Nigeria – China History Relations
The Republic of China is in East Asia. It has a total area of 9,571,300 square kilometres with the world largest population of above 1.3 billion
people. While Nigeria, is the most populous country in Africa with over 200 million people and a rapidly growing population, Oji-Okoro (2014). The first phase of Chinese engagement with Africa in general began during the Bandung Conference of non-aligned in 1955. There was a substantial
improvement in the relationship towards the end of 1950s as a result its worsening ties with the Soviet Union. China then was looking for allies in Africa to establish counter balance weight to soviet hegemony and western imperialism, Konings (2007). China’s recent economic interests and investments in Nigeria have put its bilateral relations with Nigeria under scrutiny. As a fact, impacts of Chinese economic activities are being felt in many parts of Africa in general and Nigeria in particular. The areas of impacts include Foreign Direct Investment (FDI), funding for infrastructural development and increasing the prices of Nigerian commodity products and introduction of low-price electronic and telecom hardware products, Haros (2011).
China’s emergence in Nigeria has been of interest to many. Its re-emergence is seen as a combination of optimism, concern and puzzlement. There is intense debate generally by this re-emergence which centered on two core issues; what motivates the present engagement and what are its implications for Nigeria’s development? However, many have argued that the engagement is apparently meant to repeat what western countries did decades ago when they exploited Nigeria’s resources and governed same. This had led to many questions whether China is a new colonizer, an exploiter or a partner in development. While there is no one-tone way to disparage this, the fact remains that China sees African continent and Nigeria in particular as a new investment frontier and politically. China is keen on exploring the opportunities the continent presents and prepared to continue giving development assistance to African countries.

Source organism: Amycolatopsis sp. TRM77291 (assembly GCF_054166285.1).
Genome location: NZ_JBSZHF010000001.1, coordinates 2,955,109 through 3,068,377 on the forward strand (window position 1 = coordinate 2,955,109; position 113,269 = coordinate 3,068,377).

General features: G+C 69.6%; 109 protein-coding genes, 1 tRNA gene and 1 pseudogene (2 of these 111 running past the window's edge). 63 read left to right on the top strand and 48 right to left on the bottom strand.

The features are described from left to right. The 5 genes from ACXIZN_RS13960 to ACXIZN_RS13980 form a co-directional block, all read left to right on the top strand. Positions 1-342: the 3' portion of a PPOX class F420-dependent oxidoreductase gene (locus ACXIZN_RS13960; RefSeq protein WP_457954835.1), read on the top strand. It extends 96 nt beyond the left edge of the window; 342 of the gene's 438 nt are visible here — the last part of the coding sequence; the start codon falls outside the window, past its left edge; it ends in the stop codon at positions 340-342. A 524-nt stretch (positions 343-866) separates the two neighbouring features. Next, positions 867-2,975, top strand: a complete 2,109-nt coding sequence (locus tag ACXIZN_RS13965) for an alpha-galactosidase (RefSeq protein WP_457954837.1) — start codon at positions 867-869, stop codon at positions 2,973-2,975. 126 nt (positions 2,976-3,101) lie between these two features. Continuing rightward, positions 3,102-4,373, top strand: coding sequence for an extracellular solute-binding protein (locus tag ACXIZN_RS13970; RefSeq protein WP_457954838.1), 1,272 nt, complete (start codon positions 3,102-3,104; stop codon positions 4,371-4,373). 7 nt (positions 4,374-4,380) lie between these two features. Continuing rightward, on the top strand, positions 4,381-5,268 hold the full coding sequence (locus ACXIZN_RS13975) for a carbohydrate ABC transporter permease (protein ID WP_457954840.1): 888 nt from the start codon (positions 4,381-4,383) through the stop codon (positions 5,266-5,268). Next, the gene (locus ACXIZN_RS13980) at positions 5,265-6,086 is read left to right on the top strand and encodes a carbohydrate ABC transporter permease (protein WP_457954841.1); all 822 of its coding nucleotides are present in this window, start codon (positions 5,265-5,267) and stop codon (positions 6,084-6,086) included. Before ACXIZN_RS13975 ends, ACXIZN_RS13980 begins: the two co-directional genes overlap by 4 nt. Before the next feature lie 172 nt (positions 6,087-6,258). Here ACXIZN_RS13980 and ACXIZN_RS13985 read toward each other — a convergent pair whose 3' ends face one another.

Nigeria-China relationship was officially established on 10th February 1971. 2016 marked the 45th anniversary of the establishment of diplomatic ties between the two countries. In recent years, bilateral relations among nations have witnessed drive of rapid development with frequent exchanges at all levels and mutual political trust and bilateral economic benefits at hundreds of billions of dollars. Nigeria’s relations with China have grown in the last decades from the limited and recurrent contact that marked the immediate post-independence era to an increasingly complex and expansive engagement. While, like most other African countries in the 1960s and 70s, Nigeria viewed China as a nonaligned developing country, it did little to foster business or even special diplomatic relations with the Asian giant. Nigeria’s traditional development partners were mainly from Europe and the America (U.S. A. and Canada). These groups have dominated the flow of trade, investment (in terms of foreign direct investment-FDI), grants and financial as well as technical aid to the country
The relationship between the two countries had grown closer as a result of international isolation and condemnation of Nigeria's military regimes 1970-1998. While on the other hand, the Chinese open door policy embarked by the communist party in 1978 led by Deng Xiaoping which gives equal commercial and industrial rights to all the nationals also precipitated or hastened the economic relations between the two countries. These cooperative relations which seem to be enjoying a rapid progress are based on the principles of equality, respect and mutual benefit, with the friendship and exchanges of visits between the two countries consolidated with the time. Under the framework of the Forum on China-Africa Cooperation known as FOCAC which started in 2000, more importantly with the follow-up actions of the distinction. International Journal of Social Sciences and Management Research Vol. 4 No. 9 2018 ISSN: 2545-5303 www.iiardpub.org
References: Vanguard News,
International Journal of Social Sciences and Management Research
Vol. 4 No. 9 2018 ISSN: 2545-5303 www.iiardpub.org
Nigeria’s Bilateral Trade Relations with China:
An Assessment (1999 – 2016)
Ndifreke S. Umo-Udo, Ph.D & Jacob A. Orifa